"My wife is upset," he writes. "And that is an understatement."
1 — Lawyer called. He wasn't able to get a hold of me anywhere else. Was wondering what were the questions we had about changing the beneficiaries on life insurances. Wife had no idea what he was talking about. He seemed uncomfortable upon hanging up.
2 — Turns out my buddy talked to his wife (in confidence) and told her everything. His wife told a couple of close friends (in confidence) as well. And on it went until the gossip reached a friend of my wife's who actually knew what was happening. She called my wife and told her she should talk to me ASAP.
She is mortified. Upset, hurt, confused, embarrassed. The whole deal. A little mad as well. Maybe more than a little.
These days, we're always relying on the internet to spread the word about things. But never forget how quickly gossip travels in small towns, no matter how much technology advances.
According to the author, his wife then claims she joined a community theater and is playing a widow. By her account, the monologue is just an exercise in tapping into her emotions.
Hmmmm... Claiming you're rehearsing for a drama club when you get caught practicing your husband's eulogy sure makes for a compelling excuse.
She lied about it being a book because she too thinks it is a creepy thing to do, and didn't feel like sharing at the time, since the whole drama club is something she was doing for herself. But she thought I only heard her speaking, as in "her voice," not "what she was saying." Had she known what I heard, she would have explained it.
I ask her why didn't she tell me about the drama club. She looks at me like I have no business asking her another question for as long as we both shall live, not even about the weather. But she says it is "her thing" and she even made her friend promise not to mention it because she didn't want all of us at one of the plays (we are a tight bunch) until she was more comfortable on stage.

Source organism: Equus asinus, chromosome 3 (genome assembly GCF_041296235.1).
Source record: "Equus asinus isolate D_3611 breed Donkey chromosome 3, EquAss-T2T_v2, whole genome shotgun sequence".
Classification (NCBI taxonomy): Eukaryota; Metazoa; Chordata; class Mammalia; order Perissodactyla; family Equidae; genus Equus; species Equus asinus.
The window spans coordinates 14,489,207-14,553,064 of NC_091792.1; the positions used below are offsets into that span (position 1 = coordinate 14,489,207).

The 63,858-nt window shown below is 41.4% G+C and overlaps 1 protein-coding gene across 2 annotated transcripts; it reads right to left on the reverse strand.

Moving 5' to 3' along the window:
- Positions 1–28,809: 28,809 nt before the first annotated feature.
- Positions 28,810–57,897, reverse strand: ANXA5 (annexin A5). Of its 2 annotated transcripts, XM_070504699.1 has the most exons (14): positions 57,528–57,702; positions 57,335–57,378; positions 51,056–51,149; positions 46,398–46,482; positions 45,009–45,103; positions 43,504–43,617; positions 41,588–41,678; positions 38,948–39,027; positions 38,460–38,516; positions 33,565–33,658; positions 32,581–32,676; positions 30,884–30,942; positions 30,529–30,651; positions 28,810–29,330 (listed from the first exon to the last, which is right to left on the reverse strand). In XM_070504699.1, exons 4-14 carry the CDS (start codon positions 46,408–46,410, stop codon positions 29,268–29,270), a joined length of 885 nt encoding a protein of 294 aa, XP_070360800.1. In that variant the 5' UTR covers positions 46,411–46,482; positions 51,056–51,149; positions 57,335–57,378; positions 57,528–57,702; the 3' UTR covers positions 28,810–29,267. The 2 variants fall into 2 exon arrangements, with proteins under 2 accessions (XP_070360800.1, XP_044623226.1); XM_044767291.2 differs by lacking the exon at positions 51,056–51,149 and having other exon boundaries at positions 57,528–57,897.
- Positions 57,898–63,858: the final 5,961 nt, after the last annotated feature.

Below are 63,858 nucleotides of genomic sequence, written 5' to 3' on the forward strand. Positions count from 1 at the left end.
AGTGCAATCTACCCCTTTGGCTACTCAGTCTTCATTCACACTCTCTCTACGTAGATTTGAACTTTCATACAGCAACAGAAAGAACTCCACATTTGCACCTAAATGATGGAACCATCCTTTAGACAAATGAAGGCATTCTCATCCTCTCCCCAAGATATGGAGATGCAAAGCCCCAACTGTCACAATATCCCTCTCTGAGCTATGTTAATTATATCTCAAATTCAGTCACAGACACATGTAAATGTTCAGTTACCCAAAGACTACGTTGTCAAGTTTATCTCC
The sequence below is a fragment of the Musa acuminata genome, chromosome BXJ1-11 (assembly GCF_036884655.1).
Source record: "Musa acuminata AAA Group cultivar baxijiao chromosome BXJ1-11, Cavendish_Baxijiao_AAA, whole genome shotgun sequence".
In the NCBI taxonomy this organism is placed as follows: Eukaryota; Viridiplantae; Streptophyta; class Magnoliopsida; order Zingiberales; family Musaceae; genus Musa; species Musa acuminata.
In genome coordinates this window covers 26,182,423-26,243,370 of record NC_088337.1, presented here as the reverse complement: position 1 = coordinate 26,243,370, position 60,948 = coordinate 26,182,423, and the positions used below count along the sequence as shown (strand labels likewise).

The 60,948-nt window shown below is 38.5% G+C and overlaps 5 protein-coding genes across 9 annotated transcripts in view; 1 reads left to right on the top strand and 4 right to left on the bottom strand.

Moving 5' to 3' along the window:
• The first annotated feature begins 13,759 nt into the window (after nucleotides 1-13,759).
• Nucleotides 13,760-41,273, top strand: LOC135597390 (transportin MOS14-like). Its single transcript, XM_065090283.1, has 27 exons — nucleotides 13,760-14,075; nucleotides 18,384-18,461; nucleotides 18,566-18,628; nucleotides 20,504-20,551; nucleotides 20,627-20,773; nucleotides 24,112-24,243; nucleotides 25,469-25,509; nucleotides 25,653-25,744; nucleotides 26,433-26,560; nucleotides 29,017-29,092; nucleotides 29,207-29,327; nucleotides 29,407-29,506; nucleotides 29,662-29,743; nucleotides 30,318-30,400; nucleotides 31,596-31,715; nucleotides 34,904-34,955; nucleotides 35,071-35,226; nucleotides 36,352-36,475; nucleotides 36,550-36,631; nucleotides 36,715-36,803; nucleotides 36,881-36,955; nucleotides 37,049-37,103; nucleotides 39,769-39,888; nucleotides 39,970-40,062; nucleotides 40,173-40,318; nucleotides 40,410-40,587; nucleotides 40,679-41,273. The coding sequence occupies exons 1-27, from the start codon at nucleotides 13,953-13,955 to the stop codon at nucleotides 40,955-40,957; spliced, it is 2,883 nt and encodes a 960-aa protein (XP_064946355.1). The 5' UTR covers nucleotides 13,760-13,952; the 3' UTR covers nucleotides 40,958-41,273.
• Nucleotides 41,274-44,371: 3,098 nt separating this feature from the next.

At this point, he says she could have mentioned her new activity at some point, but she quickly rebuts by saying he's incapable of keeping a secret. Given all the friends (and the internet communities) who he's roped into this most recent drama, it seems our writer's wife does have a point.
So, sure, this explains the monologue... But what about the wedding dress?
I'm still missing a piece of the puzzle. So I ask, "what about the wedding dress?"
This is when I realize this part of the story didn't reach her yet. She asks me "what" and I have the pleasure of telling my wife I went through her personal computer.
AHHH!!!! Now the wife is, understandably, out for blood.
[She] grabs me by my shirt, drags me up to our closet and shows me "the wedding dress" (in the making) for the play. It is amateur theater, so they have more than one job and she is also helping with the costumes, wardrobe, whatever it is called. She was looking online for cheap dresses or for styling ideas to make her own (she is quite skilled in making clothes and such, and the search history did say "old" or "vintage" wedding dress). She also shows me nun's clothes and a pirate's in her closet and asks me if that means she is attacking the British. By now I am just wondering what the f--k is this play about? A bride, a pirate and a nun? Who the f--k is writing this s--t? But I'm guessing I shouldn't be talking anymore.
Yea, it's safe to say this dude should just shove his foot in his mouth going forward. The wife is LIVID, with good reason:
She is pissed that I would think she is capable of murder enough to call our lawyer, that I told all our friends about her embarrassing monologue and went through her personal computer. Not to mention ruining the drama club she was enjoying.
I just nod, apologize profusely, try to explain that things didn't happen quite like that, and show myself to the guest bedroom because we both know where this is going.
She then tells me I can't even sleep there. Since my brother and his wife will be staying with us for a few days, she already changed the sheets and had everything cleaned and ready and says "you will just make a mess."
So, last night, our beloved author had the privilege of sleeping on the couch. And who knows when he'll be allowed back into the bedroom. If he were my husband, never. But I digress.
And this is how mentosallaround learned (the hard way, admittedly) that sometimes it's better to confront your fears and problems with the person they involve directly and in the moment. You know, rather than publishing your suspicions on a forum with more than a million subscribers, and spreading it to your friend who will tell his wife who will in turn gossip to the whole town.
My, my. I hope their marriage survives this.